Los Angeles County voters will go to the polls Tuesday to cast ballots in local, state and national political races, as well as on two statewide ballot initiatives and several local initiatives.
Without a high-stakes presidential primary—Republican Mitt Romney has already earned the delegates he needs to claim the GOP nomination—voter turnout is expected to be low.
The county's 4.5 million registered voters will have the chance to select a presidential candidate, a U.S. Senate candidate and whether to approve two state ballot measures—one to add a $1 tax on cigarettes to fund cancer research and another to reduce the amount of time politicians can serve in the state Legislature from 14 years to 12 years.
Six candidates are vying to become Los Angeles County's top prosecutor.
Voters across the county will also weigh in on a total of 18 U.S. House, seven state Senate, 24 state Assembly and three Los Angeles County supervisorial races.
The election will mark the first major test of the state's "top two" primary system approved by California voters in 2010. Under the system, only the top two vote-getters, regardless of political party, will advance to a Nov. 6 runoff.
The system does not apply to local, presidential or central committee races.
The system was intended to produce more moderate candidates, said Fernando Guerra, a Loyola Marymount politics professor and director of the Thomas and Dorothy Leavey Center for the Study of Los Angeles.
The intention, however, is likely to be counteracted by low voter turnout.
"Voters that are motivated by ideology are still going to dominate this election," Guerra said.
Guerra said the "top two" runoff system is also likely to devastate
"I predict there will not be a single third-party candidate on the [runoff] ballot in November for the first time in decades, in almost 50 years," Guerra said.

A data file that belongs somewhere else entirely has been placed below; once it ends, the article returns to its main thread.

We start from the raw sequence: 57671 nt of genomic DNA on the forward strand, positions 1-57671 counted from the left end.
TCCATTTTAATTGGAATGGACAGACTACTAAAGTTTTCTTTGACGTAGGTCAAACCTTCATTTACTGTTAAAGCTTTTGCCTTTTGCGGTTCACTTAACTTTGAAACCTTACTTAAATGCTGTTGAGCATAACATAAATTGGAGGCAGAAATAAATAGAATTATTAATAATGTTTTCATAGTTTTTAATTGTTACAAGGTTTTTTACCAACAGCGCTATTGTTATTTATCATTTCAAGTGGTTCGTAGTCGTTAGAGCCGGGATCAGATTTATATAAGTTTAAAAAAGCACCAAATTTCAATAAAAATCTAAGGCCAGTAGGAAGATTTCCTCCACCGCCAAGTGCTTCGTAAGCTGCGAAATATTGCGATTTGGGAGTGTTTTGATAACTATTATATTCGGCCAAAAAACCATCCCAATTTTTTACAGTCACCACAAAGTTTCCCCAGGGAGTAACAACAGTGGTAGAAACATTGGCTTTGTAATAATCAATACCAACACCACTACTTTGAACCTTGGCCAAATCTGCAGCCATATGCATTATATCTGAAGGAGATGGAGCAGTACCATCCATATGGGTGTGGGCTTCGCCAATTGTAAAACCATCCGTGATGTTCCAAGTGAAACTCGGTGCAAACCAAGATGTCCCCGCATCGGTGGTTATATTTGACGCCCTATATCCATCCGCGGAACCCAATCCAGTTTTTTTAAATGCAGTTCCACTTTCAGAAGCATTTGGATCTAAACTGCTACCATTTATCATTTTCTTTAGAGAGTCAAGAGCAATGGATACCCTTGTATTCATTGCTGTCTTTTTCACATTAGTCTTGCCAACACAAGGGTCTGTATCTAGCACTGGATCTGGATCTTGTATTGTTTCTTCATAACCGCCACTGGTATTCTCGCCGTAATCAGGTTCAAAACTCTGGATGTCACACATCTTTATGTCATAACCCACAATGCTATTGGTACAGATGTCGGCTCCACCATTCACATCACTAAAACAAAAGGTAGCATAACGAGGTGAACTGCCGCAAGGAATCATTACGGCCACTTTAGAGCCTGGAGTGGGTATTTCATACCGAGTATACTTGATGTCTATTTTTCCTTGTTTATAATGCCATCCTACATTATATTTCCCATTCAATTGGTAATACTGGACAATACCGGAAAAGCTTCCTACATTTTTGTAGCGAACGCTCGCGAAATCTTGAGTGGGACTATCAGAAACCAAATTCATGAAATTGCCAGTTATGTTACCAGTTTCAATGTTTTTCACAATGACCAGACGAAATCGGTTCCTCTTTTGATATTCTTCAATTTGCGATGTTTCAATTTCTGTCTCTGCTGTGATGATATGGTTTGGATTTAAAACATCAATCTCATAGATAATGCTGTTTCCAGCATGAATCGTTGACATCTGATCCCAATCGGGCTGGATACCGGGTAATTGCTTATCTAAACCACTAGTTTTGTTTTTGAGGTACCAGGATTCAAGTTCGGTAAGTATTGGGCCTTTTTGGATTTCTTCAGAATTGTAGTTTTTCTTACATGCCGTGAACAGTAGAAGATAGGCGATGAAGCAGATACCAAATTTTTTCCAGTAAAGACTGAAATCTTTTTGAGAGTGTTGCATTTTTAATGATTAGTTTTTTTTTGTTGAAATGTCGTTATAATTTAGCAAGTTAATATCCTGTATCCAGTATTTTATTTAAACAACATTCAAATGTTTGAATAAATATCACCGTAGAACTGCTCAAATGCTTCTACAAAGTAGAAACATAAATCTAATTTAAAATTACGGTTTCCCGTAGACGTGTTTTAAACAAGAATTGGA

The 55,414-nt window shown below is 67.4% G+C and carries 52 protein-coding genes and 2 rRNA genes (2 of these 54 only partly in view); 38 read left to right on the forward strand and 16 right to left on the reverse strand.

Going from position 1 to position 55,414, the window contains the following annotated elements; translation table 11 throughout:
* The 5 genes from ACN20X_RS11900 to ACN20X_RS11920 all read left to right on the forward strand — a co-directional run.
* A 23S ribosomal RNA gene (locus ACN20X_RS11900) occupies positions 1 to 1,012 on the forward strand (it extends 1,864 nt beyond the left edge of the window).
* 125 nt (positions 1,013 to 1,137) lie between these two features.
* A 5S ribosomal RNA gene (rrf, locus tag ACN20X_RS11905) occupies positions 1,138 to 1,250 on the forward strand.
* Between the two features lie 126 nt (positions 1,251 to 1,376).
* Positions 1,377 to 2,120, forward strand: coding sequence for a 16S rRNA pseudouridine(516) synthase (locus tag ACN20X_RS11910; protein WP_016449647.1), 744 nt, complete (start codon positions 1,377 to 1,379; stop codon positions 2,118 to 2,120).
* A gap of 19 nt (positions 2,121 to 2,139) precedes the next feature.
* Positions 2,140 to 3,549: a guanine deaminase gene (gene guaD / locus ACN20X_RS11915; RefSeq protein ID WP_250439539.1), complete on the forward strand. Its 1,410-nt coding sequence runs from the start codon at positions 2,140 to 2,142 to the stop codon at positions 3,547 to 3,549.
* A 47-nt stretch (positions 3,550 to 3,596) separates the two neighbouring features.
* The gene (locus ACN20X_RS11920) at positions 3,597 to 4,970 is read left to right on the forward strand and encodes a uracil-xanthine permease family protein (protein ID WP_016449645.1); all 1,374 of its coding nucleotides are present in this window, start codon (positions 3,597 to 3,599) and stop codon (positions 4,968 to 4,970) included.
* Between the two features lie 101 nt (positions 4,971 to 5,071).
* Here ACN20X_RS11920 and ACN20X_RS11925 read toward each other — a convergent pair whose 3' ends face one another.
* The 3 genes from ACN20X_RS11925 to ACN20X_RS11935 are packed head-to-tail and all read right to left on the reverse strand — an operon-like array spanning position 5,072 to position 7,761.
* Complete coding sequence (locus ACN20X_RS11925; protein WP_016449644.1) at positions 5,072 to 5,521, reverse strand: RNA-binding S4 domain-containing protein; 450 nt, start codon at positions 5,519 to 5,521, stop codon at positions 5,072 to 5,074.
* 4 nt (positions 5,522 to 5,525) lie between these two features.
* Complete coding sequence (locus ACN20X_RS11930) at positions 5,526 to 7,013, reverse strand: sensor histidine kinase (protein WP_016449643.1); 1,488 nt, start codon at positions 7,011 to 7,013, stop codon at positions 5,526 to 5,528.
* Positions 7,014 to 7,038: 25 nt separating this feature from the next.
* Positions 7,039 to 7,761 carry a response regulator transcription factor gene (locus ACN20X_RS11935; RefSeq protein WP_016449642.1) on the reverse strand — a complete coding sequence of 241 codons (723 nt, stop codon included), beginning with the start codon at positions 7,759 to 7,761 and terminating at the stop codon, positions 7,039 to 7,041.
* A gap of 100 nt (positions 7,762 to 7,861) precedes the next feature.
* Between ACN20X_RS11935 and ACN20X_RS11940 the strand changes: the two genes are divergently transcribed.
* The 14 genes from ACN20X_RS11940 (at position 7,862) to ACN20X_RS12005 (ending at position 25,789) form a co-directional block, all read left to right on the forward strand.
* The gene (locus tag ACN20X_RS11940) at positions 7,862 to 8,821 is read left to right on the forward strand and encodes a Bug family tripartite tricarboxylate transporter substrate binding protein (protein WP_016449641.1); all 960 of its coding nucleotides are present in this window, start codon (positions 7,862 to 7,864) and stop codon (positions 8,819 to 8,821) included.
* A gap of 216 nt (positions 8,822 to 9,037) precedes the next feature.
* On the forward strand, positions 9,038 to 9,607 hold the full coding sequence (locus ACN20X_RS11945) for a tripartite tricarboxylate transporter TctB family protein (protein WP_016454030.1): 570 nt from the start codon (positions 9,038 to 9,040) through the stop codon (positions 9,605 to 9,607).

In some cases that could leave as much as 10 percent of the electorate up for grabs during a runoff election.
Dan Schnur, director of the Jesse M. Unruh Institute of Politics at USC, said it could force candidates to communicate more with voters.
It's not just a quantity of voter communication. It's the nature of that communication as well," Schnur said. "Candidates will find that they can no longer rely solely on the most ideologically intense members of their own party. They will be forced to reach out to a broader range of voters."
The results of the every-10-year redistricting process also affected the makeup of candidates on Tuesday's ballot. The 2010-11 redistricting, the practice of redrawing political district boundaries to reflect changing demographics, was conducted by a non-partisan citizens commission, rather than lawmakers. In some cases the process forced incumbents of the same party into the same district.
The most high-profile case involves veteran congressional Democratic incumbents Howard Berman and Brad Sherman, who were forced into the same San Fernando Valley district and have been running a heated campaign against one another.
In the South Bay, Democratic incumbents Laura Richardson and Janice Hahn were also forced to duke it out over the same district.
Two Los Angeles City Council members, Richard Alarcon and Tony Cardenas, are seeking higher office. Cardenas is running in a newly created, predominately Latino Congressional district in the Northeast San Fernando Valley. Alarcon is running for state Assembly, a seat he left to join the City Council in 2007.